But the idea seemed to be, hell, we already built the puppets and rented the group house in Adams Morgan so we might as well protest something.

I'm told there was actually a brief but strenuous debate over whether to focus the protest on the imminent use of military force or the fact that heightened security at airports and border crossings is seriously impeding the inflow of some of the finer Jamaican weed.

P.S. For aggrieved lefties who wish to rail against this post, I've set up this special email address:

A lot of folks in the Bush administration have risen to the occasion of late; but that only shines a harsher light on the folks whose true colors are coming through in these arduous days. At the top of the list of course is Ari Fleischer.

Clarity, after a fashion, is one of Fleischer's most refreshing qualities. Unlike most others in his field of work, in Fleischer we have all the complicating traces which make up the higher alloys burned away to reveal the pure metal of hackdom: embarrassingly little knowledge of the subjects he discusses, still less of the talent of a Karen Hughes, and none of the ethical ballast which gives the likes of Mike McCurry their dramatic tension.

Let's just touch on a few points.

Ari's part in the bogus story about the specific threat to Air Force One. (Just a note, I don't think the president had anything to apologize for, staying away from DC for a few hours, while the capital had all the feel of a war zone. But the lies of lackeys like Ari are revealing and scandalous).

Ari's crass and pitiful phone call to NBC execs trying to squelch an interview with Bill Clinton, on the rationale that national unity required keeping the former president off the airwaves.

(BTW, is anyone noticing that Jake Tapper is breaking big stories on the 9/11 aftermath about twice a week now?)

Ari's clumsy effort to exploit our calamity to blunt any criticism of the executive branch, referenced briefly in Paul Krugman's Times column.

And these are only the offense after September 11th (bogus White House vandalism story, etc.). Isn't it time this guy comes in for some serious criticism, and not just from the alternative press?

Ohhh, the perils of the blame game and, oh, the perils of not doing your homework. After a few placid days, Andrew Sullivan is back banging the bells of recrimination, laying a good bit of the blame for our recent catastrophes on the Clinton administration.

Sullivan, like other Clinton-haters, wants you to believe that we had a feckless, dilatory, and naive counter-terrorism policy under our former president and had to wait for the current crew to clean house, see the terrorist threat through the cold eye of realism, and act accordingly.

Which makes you wonder, of course, why the only big foreign policy player (beside CIA Director George Tenet) the Bush administration kept on from the Clinton team was Richard Clarke, head of counter-terrorism at NSC.

Can't have it both ways, can we?

Woe unto the world because of fatuous Karl Rove spin! for it must needs be that such spin shall come; but woe to that man by whom the spin is transmitted!

(Matthew 18:7 slightly revised)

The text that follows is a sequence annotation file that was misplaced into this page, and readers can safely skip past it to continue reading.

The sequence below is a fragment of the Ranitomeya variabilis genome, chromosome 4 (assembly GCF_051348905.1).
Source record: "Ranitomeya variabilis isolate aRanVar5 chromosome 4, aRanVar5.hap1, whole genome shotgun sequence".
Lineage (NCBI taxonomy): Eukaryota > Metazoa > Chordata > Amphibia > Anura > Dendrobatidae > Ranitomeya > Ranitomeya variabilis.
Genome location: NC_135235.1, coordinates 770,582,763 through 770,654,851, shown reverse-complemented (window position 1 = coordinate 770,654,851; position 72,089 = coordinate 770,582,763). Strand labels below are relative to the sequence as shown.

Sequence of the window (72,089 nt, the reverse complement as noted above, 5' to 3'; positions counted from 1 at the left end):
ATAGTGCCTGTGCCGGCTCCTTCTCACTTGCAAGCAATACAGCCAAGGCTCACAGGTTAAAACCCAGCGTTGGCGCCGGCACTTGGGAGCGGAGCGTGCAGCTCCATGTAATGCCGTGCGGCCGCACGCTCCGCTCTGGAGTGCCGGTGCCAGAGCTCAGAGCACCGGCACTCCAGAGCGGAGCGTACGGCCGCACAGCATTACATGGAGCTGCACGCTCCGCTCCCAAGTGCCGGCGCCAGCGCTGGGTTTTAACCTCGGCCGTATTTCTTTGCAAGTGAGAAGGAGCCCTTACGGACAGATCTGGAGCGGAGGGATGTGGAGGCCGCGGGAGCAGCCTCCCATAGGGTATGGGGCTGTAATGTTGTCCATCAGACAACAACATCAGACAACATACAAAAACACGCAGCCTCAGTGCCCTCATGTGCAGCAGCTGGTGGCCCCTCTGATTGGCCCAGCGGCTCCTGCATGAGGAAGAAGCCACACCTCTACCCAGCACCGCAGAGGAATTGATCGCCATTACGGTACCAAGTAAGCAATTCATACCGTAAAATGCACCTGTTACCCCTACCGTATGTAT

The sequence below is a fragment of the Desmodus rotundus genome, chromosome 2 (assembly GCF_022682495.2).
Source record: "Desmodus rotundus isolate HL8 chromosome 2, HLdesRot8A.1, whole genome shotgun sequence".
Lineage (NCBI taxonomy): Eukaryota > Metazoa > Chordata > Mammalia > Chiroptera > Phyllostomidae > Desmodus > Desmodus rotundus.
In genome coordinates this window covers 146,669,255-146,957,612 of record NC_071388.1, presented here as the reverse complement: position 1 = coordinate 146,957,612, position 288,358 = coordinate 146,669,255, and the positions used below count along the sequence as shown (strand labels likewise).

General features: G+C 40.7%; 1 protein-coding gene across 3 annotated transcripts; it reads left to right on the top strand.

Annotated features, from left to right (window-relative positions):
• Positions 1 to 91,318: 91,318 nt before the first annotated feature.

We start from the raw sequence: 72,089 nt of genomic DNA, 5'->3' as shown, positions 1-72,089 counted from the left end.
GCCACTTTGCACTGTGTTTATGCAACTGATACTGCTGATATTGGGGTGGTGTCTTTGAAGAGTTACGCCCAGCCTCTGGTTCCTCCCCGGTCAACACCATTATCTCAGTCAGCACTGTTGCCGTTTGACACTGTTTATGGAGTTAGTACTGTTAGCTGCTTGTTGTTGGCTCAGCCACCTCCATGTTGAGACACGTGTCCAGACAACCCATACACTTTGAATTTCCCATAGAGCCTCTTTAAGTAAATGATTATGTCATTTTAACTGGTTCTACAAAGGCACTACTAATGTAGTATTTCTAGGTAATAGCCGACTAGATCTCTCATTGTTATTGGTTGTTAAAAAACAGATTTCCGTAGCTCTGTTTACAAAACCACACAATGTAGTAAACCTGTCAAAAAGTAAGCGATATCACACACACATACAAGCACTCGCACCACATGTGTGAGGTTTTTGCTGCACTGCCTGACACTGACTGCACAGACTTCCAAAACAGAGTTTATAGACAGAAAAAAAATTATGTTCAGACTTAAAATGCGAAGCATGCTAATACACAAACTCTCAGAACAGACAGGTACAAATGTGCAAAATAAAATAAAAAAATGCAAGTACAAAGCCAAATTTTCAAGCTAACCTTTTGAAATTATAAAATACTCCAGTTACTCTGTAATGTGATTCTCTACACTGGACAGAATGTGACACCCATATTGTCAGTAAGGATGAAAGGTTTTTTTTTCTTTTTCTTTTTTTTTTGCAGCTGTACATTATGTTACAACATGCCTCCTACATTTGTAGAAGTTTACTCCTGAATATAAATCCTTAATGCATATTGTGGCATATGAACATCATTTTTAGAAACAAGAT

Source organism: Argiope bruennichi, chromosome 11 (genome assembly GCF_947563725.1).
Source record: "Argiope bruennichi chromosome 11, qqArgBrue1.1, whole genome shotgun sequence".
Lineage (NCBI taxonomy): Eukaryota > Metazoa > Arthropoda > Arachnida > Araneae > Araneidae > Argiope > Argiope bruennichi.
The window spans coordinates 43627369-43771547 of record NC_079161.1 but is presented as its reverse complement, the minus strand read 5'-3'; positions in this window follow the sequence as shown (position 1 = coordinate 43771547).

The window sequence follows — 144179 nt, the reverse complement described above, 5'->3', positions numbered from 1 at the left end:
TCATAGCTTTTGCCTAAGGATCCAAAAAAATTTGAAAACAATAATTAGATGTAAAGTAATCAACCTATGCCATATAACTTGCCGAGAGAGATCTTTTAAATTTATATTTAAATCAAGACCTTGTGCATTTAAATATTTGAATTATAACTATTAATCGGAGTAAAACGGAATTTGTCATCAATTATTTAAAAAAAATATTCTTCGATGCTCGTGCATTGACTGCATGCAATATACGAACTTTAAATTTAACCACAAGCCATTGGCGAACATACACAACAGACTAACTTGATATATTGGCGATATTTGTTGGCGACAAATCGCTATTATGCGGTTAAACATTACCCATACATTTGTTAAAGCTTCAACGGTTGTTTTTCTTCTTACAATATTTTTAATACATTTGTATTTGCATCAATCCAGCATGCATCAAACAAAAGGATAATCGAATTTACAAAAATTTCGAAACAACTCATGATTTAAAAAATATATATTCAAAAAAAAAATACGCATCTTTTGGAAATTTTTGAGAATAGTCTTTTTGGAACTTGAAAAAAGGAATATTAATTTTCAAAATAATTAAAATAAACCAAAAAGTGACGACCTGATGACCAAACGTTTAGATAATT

Though I've never ignored his rough edges, I've always been a pretty big fan of Rudy Giuliani. Or at least anything but a consistent critic. Obviously his actions in recent weeks have just crystallized his strengths and what I think you have to call his claim to greatness.

That's why it really pains me to see what's happening now. Like many greats, Giuliani's virtues aren't just equalled by his shortcomings, they're difficult to distinguish one from another. If I had a magic wand I'd certainly like to see Giuliani remain as Mayor. But what's going to happen here is that he's going to try to hold on, more than likely fail, and then taint all the well-deserved praise.

Perhaps he'll even give a hint that his heroism during this crisis had a political tinge, when I think it's rather certain that it had none.

Even if he pulls it off, it won't look good. It'll looking grasping because it won't be by acclamation. It'll be political. Something hashed out in the normal runamok of politics.

The news today is that he's come up with a secret plan to extend his term three months -- which two of the three candidates have accepted. But extending a term isn't a private deal that can be worked out between contenders and the incumbent. It's a public matter, a matter of law.

He should have left well enough alone. But he couldn't.

Here is a piece of mine in today's New York Post saying some kind things about President Bush but calling to account the growing number of his conservative supporters who are using the present ceasefire on partisanship to score cheap political points.

Not linked on their site, but next to my column in the paper edition, is this column by Michelle Malkin. The article attacks Hillary Clinton for her behavior since the 9/11 calamity. I once met Michelle when we were a left-right pairing on C-Span's Washington Journal a year or so back. And she was perfectly pleasant, friendly, and engaging. But her column today is one of the most vicious and indecent pieces of writing I have ever read.

Finally, here's a column by Maggie Gallagher, also in today's Post but not linked on their site, which takes me to task for my column in those pages last week.

My first thought was that she had simply misunderstood my point -- willfully or no. More likely we simply disagree. That will be the placeholder for a more acidy response.